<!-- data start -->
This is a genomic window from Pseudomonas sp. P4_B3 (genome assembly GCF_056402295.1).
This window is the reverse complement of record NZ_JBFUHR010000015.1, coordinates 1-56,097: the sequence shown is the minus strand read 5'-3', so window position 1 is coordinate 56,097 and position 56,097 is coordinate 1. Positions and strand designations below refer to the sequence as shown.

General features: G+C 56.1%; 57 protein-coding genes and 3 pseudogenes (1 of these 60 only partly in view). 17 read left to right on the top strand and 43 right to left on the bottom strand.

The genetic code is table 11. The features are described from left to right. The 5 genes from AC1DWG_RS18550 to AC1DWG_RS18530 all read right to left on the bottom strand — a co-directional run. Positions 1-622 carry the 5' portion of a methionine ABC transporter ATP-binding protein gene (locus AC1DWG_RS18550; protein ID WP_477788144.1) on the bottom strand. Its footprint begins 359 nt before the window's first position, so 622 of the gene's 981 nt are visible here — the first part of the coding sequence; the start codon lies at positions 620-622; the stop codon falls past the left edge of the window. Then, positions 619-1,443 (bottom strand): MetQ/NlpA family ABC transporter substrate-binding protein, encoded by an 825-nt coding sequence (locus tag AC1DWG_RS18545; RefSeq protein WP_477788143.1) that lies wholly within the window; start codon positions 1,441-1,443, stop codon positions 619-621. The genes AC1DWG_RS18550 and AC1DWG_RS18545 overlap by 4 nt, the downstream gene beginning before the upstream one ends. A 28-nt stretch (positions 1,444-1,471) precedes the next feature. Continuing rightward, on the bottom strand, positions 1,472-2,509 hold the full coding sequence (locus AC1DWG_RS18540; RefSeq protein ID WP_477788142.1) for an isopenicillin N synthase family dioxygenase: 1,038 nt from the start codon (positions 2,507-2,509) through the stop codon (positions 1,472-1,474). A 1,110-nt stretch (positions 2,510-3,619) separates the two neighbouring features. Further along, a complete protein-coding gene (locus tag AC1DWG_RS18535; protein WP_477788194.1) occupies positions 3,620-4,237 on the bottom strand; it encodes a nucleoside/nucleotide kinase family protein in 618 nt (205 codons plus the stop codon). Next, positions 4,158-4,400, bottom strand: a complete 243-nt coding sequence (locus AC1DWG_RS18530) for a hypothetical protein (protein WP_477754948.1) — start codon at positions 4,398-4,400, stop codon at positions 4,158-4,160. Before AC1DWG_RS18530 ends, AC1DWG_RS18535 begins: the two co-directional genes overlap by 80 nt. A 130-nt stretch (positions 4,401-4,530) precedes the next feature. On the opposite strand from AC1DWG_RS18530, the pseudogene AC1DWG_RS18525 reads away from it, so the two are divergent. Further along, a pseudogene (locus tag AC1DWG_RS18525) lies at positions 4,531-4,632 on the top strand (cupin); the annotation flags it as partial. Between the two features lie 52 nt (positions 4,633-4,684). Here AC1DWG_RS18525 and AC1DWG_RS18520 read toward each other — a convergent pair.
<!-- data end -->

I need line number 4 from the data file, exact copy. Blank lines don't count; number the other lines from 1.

The genetic code is table 11. The features are described from left to right. The 5 genes from AC1DWG_RS18550 to AC1DWG_RS18530 all read right to left on the bottom strand — a co-directional run. Positions 1-622 carry the 5' portion of a methionine ABC transporter ATP-binding protein gene (locus AC1DWG_RS18550; protein ID WP_477788144.1) on the bottom strand. Its footprint begins 359 nt before the window's first position, so 622 of the gene's 981 nt are visible here — the first part of the coding sequence; the start codon lies at positions 620-622; the stop codon falls past the left edge of the window. Then, positions 619-1,443 (bottom strand): MetQ/NlpA family ABC transporter substrate-binding protein, encoded by an 825-nt coding sequence (locus tag AC1DWG_RS18545; RefSeq protein WP_477788143.1) that lies wholly within the window; start codon positions 1,441-1,443, stop codon positions 619-621. The genes AC1DWG_RS18550 and AC1DWG_RS18545 overlap by 4 nt, the downstream gene beginning before the upstream one ends. A 28-nt stretch (positions 1,444-1,471) precedes the next feature. Continuing rightward, on the bottom strand, positions 1,472-2,509 hold the full coding sequence (locus AC1DWG_RS18540; RefSeq protein ID WP_477788142.1) for an isopenicillin N synthase family dioxygenase: 1,038 nt from the start codon (positions 2,507-2,509) through the stop codon (positions 1,472-1,474). A 1,110-nt stretch (positions 2,510-3,619) separates the two neighbouring features. Further along, a complete protein-coding gene (locus tag AC1DWG_RS18535; protein WP_477788194.1) occupies positions 3,620-4,237 on the bottom strand; it encodes a nucleoside/nucleotide kinase family protein in 618 nt (205 codons plus the stop codon). Next, positions 4,158-4,400, bottom strand: a complete 243-nt coding sequence (locus AC1DWG_RS18530) for a hypothetical protein (protein WP_477754948.1) — start codon at positions 4,398-4,400, stop codon at positions 4,158-4,160. Before AC1DWG_RS18530 ends, AC1DWG_RS18535 begins: the two co-directional genes overlap by 80 nt. A 130-nt stretch (positions 4,401-4,530) precedes the next feature. On the opposite strand from AC1DWG_RS18530, the pseudogene AC1DWG_RS18525 reads away from it, so the two are divergent. Further along, a pseudogene (locus tag AC1DWG_RS18525) lies at positions 4,531-4,632 on the top strand (cupin); the annotation flags it as partial. Between the two features lie 52 nt (positions 4,633-4,684). Here AC1DWG_RS18525 and AC1DWG_RS18520 read toward each other — a convergent pair.